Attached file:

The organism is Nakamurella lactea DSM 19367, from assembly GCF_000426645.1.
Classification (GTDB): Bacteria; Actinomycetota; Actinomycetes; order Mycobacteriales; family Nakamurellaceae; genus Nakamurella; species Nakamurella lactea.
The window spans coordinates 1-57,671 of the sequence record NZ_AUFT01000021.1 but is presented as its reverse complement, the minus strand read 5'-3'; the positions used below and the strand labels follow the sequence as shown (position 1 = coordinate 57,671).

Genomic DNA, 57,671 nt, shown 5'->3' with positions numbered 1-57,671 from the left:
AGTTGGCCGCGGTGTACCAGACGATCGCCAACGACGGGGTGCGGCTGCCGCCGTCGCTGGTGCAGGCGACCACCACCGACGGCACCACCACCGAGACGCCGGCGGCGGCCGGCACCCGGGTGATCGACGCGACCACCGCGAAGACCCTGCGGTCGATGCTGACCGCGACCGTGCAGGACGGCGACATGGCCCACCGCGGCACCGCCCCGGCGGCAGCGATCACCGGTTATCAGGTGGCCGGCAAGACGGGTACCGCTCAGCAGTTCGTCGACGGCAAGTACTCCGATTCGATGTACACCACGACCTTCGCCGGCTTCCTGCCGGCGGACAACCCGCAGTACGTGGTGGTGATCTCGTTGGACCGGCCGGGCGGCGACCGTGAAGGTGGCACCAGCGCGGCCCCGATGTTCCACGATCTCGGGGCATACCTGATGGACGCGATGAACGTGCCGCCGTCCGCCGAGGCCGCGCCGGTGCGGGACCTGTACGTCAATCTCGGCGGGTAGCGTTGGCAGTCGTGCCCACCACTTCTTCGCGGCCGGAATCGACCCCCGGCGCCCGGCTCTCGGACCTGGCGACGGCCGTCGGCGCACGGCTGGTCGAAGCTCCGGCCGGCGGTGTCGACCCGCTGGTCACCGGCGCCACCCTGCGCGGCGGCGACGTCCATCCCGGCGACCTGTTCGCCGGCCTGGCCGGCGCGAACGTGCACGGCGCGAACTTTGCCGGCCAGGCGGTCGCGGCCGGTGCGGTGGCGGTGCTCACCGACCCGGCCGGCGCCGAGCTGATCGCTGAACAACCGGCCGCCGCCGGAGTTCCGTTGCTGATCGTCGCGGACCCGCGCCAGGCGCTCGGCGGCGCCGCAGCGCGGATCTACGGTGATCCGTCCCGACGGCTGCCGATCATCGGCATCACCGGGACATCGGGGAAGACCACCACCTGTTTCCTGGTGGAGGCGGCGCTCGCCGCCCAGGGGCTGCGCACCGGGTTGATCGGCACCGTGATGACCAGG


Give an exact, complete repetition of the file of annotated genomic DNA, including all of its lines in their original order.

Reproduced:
The organism is Nakamurella lactea DSM 19367, from assembly GCF_000426645.1.
Classification (GTDB): Bacteria; Actinomycetota; Actinomycetes; order Mycobacteriales; family Nakamurellaceae; genus Nakamurella; species Nakamurella lactea.
The window spans coordinates 1-57,671 of the sequence record NZ_AUFT01000021.1 but is presented as its reverse complement, the minus strand read 5'-3'; the positions used below and the strand labels follow the sequence as shown (position 1 = coordinate 57,671).

Genomic DNA, 57,671 nt, shown 5'->3' with positions numbered 1-57,671 from the left:
AGTTGGCCGCGGTGTACCAGACGATCGCCAACGACGGGGTGCGGCTGCCGCCGTCGCTGGTGCAGGCGACCACCACCGACGGCACCACCACCGAGACGCCGGCGGCGGCCGGCACCCGGGTGATCGACGCGACCACCGCGAAGACCCTGCGGTCGATGCTGACCGCGACCGTGCAGGACGGCGACATGGCCCACCGCGGCACCGCCCCGGCGGCAGCGATCACCGGTTATCAGGTGGCCGGCAAGACGGGTACCGCTCAGCAGTTCGTCGACGGCAAGTACTCCGATTCGATGTACACCACGACCTTCGCCGGCTTCCTGCCGGCGGACAACCCGCAGTACGTGGTGGTGATCTCGTTGGACCGGCCGGGCGGCGACCGTGAAGGTGGCACCAGCGCGGCCCCGATGTTCCACGATCTCGGGGCATACCTGATGGACGCGATGAACGTGCCGCCGTCCGCCGAGGCCGCGCCGGTGCGGGACCTGTACGTCAATCTCGGCGGGTAGCGTTGGCAGTCGTGCCCACCACTTCTTCGCGGCCGGAATCGACCCCCGGCGCCCGGCTCTCGGACCTGGCGACGGCCGTCGGCGCACGGCTGGTCGAAGCTCCGGCCGGCGGTGTCGACCCGCTGGTCACCGGCGCCACCCTGCGCGGCGGCGACGTCCATCCCGGCGACCTGTTCGCCGGCCTGGCCGGCGCGAACGTGCACGGCGCGAACTTTGCCGGCCAGGCGGTCGCGGCCGGTGCGGTGGCGGTGCTCACCGACCCGGCCGGCGCCGAGCTGATCGCTGAACAACCGGCCGCCGCCGGAGTTCCGTTGCTGATCGTCGCGGACCCGCGCCAGGCGCTCGGCGGCGCCGCAGCGCGGATCTACGGTGATCCGTCCCGACGGCTGCCGATCATCGGCATCACCGGGACATCGGGGAAGACCACCACCTGTTTCCTGGTGGAGGCGGCGCTCGCCGCCCAGGGGCTGCGCACCGGGTTGATCGGCACCGTGATGACCAGG